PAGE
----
Britain nears its “Cavafy moment”
Turkey is the scarecrow for anti-EU campaigners in Britain as the Brexit referendum gets closer. The argument is a simple one: “If we remain in the EU, we will be flooded by 72 million Turks once Turkey becomes a member.” Some British papers have even conducted opinion polls to show that this is what the majority of Britons believe.
The British are considered to be an intelligent nation. Their achievements prove this to be the case. But a considerable number of them are obviously having a momentary lapse in this regard.
The less than intelligent manner in which Turkey has been instrumentalized by the anti-EU campaign appears to have been successful too. Even U.K. Prime Minister David Cameron has felt the need to come out and say that Turkey will not become an EU member before 3000. That is almost a millennium from now.
Boris Johnson, a leader in the anti-EU campaign whose grandfather, by a strange quirk of fate, is a Turk, should be the first one to know how ridiculous all of this sounds to any sensible outsider.
The manner in which Turkey has been instrumentalized in Britain today features much less in the Turkish media than one might have expected. This could be because Turks are too preoccupied with their own overwhelming problems. Or it could simply be that the whole issue is too ridiculous to dwell on.
Just to set the record straight on the Brexit debate, Turkey is not likely to be an EU member anytime soon, if ever. This is not simply because of the standoffish attitude of many in Europe, but also because of a host of other factors which have made EU membership a less desirable option for Turks than was the case in the past.
This is why President Recep Tayyip Erdoğan can tell the EU that “Turkey is more than ready to go its own way and let the EU go its way” without risking any political backlash at home. That is the kind of argument that scores political points in Turkey today, not promoting an imaginary membership in the EU.
To return to Cameron’s hyperbole, it is doubtful that the EU itself will survive in its present form over the next 5-10 years, let alone a millennium. Given the interactive nature of today’s world, proved again by the negative fallout from the Syrian crisis, it is also doubtful that any sensible government in Europe can afford to cold-shoulder Turkey, whatever their political needs of the short-term may be.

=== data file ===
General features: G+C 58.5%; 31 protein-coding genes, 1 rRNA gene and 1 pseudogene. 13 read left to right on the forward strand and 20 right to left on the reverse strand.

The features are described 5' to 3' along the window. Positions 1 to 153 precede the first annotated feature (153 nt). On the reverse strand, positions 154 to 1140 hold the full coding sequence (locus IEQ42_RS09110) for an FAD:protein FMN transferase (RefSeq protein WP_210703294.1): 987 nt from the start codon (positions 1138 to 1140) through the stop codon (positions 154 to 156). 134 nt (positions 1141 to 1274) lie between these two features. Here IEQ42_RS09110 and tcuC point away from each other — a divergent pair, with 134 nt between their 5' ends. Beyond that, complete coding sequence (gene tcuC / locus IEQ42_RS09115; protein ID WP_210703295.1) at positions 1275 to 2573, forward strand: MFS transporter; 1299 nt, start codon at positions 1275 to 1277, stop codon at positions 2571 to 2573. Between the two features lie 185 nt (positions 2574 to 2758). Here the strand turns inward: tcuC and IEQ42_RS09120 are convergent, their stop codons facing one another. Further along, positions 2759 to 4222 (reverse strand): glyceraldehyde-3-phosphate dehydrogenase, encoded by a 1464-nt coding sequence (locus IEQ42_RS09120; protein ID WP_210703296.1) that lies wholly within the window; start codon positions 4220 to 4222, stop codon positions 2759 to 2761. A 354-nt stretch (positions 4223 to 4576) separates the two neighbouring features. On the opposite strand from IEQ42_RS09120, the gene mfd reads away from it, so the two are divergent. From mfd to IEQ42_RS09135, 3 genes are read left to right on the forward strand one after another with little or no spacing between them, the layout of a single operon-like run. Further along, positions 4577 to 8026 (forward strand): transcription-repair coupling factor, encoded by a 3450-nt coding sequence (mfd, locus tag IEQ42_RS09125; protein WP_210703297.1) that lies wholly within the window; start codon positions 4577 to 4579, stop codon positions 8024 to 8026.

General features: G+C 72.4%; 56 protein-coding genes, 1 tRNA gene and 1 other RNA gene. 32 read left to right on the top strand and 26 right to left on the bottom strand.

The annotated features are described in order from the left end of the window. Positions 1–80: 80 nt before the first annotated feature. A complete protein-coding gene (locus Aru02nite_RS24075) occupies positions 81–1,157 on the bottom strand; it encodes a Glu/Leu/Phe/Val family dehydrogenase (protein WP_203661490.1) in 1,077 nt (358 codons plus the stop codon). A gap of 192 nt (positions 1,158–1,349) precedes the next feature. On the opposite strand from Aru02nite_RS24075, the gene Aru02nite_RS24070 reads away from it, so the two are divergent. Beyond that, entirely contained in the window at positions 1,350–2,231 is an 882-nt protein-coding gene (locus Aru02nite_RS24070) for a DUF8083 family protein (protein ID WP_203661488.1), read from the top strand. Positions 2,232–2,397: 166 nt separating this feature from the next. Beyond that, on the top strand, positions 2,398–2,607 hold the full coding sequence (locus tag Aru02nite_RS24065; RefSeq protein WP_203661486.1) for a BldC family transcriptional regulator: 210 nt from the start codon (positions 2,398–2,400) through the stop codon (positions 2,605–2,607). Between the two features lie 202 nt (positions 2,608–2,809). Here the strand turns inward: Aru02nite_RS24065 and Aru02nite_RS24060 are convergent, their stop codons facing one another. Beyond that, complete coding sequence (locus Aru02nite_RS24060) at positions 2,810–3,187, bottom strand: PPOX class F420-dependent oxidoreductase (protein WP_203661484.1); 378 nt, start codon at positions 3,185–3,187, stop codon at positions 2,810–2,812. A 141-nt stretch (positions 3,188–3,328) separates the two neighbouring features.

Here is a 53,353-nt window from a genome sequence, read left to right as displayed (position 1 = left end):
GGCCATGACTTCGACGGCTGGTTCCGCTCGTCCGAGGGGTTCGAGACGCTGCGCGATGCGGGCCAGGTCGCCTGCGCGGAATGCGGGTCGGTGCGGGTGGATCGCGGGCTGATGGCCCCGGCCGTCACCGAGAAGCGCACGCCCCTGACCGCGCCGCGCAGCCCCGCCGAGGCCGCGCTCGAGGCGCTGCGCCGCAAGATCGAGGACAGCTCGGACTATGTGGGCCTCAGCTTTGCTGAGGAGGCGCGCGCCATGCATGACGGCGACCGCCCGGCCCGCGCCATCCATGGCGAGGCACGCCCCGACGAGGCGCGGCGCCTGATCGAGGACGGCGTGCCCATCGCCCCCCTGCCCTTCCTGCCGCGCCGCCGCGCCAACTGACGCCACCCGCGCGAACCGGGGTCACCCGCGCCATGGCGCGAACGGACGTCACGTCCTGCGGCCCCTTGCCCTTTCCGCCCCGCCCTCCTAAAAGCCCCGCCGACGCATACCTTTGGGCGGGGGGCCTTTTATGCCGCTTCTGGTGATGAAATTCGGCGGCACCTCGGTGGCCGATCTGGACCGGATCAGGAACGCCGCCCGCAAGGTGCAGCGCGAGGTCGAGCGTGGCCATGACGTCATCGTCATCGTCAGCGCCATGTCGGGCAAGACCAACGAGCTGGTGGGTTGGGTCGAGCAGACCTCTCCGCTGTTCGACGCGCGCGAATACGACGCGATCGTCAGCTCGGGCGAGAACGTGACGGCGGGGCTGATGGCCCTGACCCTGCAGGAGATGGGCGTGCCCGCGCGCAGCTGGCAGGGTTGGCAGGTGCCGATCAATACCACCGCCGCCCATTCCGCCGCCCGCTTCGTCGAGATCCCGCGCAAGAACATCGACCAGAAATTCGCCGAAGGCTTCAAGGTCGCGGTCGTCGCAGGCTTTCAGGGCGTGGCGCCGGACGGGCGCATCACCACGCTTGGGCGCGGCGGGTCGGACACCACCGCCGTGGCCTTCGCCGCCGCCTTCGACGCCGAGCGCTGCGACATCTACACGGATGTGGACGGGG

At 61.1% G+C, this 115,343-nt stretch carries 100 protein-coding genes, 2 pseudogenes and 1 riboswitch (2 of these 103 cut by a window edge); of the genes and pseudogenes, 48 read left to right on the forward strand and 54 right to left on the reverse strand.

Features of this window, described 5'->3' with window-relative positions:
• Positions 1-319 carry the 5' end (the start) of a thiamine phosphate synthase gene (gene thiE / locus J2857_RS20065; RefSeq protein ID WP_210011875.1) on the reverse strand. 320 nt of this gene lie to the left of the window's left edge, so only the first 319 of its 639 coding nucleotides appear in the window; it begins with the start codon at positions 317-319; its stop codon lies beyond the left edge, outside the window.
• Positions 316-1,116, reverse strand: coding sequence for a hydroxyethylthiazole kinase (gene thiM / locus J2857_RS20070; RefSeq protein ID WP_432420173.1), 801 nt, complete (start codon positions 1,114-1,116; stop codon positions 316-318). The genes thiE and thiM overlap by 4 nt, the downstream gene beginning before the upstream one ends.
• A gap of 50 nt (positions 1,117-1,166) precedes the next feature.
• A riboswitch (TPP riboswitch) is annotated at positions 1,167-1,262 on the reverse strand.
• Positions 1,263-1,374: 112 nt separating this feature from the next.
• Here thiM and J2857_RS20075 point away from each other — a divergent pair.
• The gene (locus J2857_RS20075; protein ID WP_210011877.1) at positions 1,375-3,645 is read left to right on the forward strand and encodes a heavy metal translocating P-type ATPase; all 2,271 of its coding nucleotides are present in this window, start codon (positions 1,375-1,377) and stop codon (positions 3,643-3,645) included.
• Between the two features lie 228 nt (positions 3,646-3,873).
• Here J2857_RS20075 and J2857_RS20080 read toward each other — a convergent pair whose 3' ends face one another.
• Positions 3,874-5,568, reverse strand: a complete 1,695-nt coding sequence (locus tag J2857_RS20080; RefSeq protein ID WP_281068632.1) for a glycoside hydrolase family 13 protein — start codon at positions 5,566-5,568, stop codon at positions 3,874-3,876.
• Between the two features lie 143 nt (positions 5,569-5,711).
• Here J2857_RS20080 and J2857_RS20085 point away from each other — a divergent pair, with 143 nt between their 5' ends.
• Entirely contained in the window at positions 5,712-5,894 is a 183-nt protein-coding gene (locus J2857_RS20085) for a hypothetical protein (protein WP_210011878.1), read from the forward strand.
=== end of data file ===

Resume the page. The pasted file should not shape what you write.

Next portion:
Put another way, Turkey will continue to interact with Europe, both positively and negatively, on all levels, whether it is an EU member or not, or whether the EU itself survives its present crises or not. This has been the case since the time of Elizabeth I.
I am with those who believe that the majority of British people are not stupid enough to dump their EU membership, whatever reservations they may have about it. Turkey as it is today, however, is living proof that a country can be taken over by self-destructive tendencies.
One can also not suppress a surreptitious desire for the anti-EU campaign in Britain to win. The negative chain reaction that many are certain will follow will have been well deserved.
Looked at from a cynically realistic perspective, though, this could also be good for Turkey. A Britain that is out of the EU is also a Britain that is lonelier and in more need of strategic partners for political and economic reasons.
The bottom line, however, is that a victory for the anti-EU camp will turn out to be Britain’s “Cavafy” moment vis-à-vis Turkey. This refers to the poem by Alexandrian Greek poet Constantine P. Cavafy called “Waiting for the Barbarians,” which American poet Charles Simic called “an apt description of any state that needs enemies, real or imaginary, as a perpetual excuse.”
Once it becomes apparent that the barbarians are not coming after all, the poem ends with the following verse:
“Now what’s going to happen to us without barbarians?
Those people were a kind of solution.”